Food plays a big role in Japanese life and culture, so it is an amazing place for a foodie to visit.
This video reveals my top ten favourite foods which I discovered while living in Japan – I have also listed these below the video with some additional information.
These are Japanese rice balls which are often wrapped in seaweed with a filling inside the rice. They can be circular or triangular. My favourites were the grilled salmon and tuna mayo versions, I wasn’t brave enough to try the fish egg flavour!
This is sushi rice wrapped in sweet deep fried tofu skin. I had never heard of this before I came to Japan but I absolutely love it!
This is a savoury pancake dish which means “grilled as you like it”. There are lots of different types of Okomoniyaki, but it is often made from cabbage, egg, seafood, chicken, meat or noodles. The version I tried was made in ‘Hiroshima style’ which included cheese and okonomiyaki sauce (which is similar to brown sauce or a sweeter version of Worcester sauce).
4. Ramen and Soba
We had lots of tasty noodle dishes during the trip, but it was difficult to find vegetarian versions as the broth was often pork based. The top two noodle pictures above are ramen, which are thin and firm wheat based noodles. The bottom two pictures are of soba noodles which are made from buckwheat and are usually darker in colour than other noodles.
5. Ajitsuke Tamago
These are the marinated eggs that are served in ramen dishes, these can also be bought in most convenience shops as well. They are so tasty, and probably my favourite part of a ramen dish! Ajitsuke tamago are made by marinating soft boiled eggs in soy sauce, sake and sugar for 12 – 24 hours (here is a recipe from BBC Food if your are interested).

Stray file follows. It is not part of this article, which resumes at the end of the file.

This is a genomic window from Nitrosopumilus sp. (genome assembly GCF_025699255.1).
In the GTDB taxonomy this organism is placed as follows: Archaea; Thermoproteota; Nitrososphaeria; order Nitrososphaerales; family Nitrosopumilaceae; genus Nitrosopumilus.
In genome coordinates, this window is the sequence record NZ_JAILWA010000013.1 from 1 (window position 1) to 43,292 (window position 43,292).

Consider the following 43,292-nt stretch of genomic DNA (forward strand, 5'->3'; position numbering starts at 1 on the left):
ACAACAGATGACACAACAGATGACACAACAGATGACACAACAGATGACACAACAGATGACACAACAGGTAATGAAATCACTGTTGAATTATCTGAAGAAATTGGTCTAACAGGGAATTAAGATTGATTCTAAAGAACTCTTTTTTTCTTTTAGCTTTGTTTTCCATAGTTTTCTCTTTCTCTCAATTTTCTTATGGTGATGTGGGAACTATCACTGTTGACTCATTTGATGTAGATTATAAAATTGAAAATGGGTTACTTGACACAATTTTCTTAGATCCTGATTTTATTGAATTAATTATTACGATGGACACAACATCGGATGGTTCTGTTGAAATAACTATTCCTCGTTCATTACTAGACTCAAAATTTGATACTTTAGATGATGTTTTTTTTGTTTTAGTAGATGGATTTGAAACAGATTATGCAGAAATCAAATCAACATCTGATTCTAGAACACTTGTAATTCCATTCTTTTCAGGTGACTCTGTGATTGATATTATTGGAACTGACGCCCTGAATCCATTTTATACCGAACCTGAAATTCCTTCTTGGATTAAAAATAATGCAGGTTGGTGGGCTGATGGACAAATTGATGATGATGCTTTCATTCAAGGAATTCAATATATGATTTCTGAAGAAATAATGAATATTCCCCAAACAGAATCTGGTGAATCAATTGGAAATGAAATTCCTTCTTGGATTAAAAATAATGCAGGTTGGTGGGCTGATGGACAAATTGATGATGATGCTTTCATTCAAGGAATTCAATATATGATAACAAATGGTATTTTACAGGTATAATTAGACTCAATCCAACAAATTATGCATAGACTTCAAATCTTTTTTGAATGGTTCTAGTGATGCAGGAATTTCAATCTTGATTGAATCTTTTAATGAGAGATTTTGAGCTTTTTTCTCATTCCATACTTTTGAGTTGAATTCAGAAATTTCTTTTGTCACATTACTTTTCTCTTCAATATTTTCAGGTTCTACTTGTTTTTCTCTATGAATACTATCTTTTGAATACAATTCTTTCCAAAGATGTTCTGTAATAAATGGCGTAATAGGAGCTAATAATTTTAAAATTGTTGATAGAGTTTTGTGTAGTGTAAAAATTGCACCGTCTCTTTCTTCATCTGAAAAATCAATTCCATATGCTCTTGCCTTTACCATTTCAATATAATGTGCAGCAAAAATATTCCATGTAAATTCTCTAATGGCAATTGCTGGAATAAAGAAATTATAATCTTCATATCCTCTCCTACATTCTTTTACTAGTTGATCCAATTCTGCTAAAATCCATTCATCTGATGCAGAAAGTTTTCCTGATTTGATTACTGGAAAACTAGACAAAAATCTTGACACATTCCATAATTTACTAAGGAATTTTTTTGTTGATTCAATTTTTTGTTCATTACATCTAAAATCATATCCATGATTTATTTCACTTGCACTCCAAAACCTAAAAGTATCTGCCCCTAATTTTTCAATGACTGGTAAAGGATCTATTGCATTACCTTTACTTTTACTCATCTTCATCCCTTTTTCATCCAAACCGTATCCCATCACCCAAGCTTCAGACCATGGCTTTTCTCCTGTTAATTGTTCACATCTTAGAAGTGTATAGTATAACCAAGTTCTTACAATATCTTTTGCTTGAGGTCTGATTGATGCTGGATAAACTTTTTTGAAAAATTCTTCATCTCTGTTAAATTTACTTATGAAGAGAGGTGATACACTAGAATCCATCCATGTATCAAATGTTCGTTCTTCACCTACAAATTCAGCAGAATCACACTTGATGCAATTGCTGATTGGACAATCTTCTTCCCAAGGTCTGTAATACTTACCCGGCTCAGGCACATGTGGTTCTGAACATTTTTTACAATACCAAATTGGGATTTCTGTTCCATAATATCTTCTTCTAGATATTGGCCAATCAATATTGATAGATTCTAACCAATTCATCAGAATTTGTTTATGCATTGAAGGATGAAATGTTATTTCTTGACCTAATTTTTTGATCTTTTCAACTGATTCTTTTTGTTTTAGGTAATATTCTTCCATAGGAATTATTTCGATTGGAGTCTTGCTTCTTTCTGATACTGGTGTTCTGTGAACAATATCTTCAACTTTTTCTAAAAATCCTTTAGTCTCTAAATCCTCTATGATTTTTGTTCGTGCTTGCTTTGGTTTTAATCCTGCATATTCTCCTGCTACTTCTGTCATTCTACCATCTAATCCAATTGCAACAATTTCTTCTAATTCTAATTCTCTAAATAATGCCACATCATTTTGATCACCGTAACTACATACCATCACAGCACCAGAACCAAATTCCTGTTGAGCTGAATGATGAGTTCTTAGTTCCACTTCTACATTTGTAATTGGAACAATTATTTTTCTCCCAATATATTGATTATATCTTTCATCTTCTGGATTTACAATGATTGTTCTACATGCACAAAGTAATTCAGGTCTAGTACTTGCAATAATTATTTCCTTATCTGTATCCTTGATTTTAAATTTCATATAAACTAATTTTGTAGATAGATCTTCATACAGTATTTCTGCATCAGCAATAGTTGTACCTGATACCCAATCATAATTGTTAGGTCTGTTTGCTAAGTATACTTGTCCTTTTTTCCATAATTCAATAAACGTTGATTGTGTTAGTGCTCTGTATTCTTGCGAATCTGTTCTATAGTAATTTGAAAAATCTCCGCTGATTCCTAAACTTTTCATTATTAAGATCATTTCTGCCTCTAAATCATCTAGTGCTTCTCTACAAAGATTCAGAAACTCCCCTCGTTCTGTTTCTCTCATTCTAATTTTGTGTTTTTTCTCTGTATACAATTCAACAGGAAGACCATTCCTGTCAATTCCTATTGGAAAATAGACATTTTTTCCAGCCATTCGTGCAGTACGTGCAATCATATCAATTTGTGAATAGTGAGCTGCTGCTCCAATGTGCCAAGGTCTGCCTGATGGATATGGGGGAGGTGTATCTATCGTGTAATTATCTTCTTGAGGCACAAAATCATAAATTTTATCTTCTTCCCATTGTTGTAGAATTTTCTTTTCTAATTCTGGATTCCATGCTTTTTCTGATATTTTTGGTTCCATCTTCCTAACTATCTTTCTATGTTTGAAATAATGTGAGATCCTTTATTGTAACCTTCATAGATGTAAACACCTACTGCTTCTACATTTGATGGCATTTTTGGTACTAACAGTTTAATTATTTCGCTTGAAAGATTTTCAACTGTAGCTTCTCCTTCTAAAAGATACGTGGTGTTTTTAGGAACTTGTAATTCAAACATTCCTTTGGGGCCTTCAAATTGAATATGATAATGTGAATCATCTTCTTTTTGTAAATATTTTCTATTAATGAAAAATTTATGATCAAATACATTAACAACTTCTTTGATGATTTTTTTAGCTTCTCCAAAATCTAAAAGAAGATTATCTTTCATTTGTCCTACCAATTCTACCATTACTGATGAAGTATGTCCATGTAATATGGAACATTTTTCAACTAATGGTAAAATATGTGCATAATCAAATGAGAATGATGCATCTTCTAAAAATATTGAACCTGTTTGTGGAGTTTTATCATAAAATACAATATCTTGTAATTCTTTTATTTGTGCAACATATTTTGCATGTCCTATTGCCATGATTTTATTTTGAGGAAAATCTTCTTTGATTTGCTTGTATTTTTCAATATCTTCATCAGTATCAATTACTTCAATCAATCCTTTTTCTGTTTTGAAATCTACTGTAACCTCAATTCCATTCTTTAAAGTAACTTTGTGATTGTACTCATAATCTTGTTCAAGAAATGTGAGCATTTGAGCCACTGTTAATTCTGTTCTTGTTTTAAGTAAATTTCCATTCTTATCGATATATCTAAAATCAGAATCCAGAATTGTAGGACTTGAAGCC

6. Japanese Vegetables
We had the chance to try lot’s of tasty vegetables in Japan, my favourites were lotus flower root (which is popular in most of Asia) and the different types of sweet potatoes which were available. Beni imo is a purple sweet potato which is especially popular in Okinawa, it is also used to flavour desserts such as: ice cream, tarts and cakes.
7. Japanese Vegetable Crisps
Vegetable crisps like these are commonly found in convenience shops. I really liked these as they were a bit thicker, slightly less salty and more like actual vegetables compared to versions I’ve tried in the the UK and Ireland.
8. Sensational Soya
There are loads of different soya-based dishes in Japan. We went to a soya specialist restaurant and had a nine course meal which contained different forms of soya at each course (like pressed tofu, tofu skin, fried tofu, soy ice cream etc.)! My favourite was fried silky tofu which was topped with a miso sauce which you can see in the above photo.
9. Japanese Sweets and Desserts
I have a whole separate post and video about Japanese sweets and desserts, but they still deserve a mention in this list as some of them were really delicious. My favourites are shown in the picture above – soufflé pancakes; yuki ichigo (top right) which is a sponge cake with a strawberry and cream which is wrapped in mochi; and daigaku imo which are candied sweet potatoes (bottom right).
10. Delicious Drinks
I liked the variety of drinks available in convenience shops, especially the smoothie drinks which were often soy based; cold jasmine tea which was popular in Okinawa and I’ve also been informed that the cold almond milk based coffees were tasty as well (I’m not a big coffee drinker myself).
As well as these tasty foods and drinks, there were parts of Japanese food culture which I really liked, such as:
- The good variety of options with portion sizes in restaurants – this means you could match your portion to your hunger to reduce food waste and the risk of overeating.
- The culture of serving food with alcohol – food is an important feature in the Izakayas (Japanese informal bars), this reminded of Italian aperitivo. This is great because eating when drinking alcohol helps to slow down alcohol absorption.
- The ceremony and presentation that went along with meals – this made a meal more enjoyable (as we eat with our eyes too) and was an important feature with more traditional meals in particular.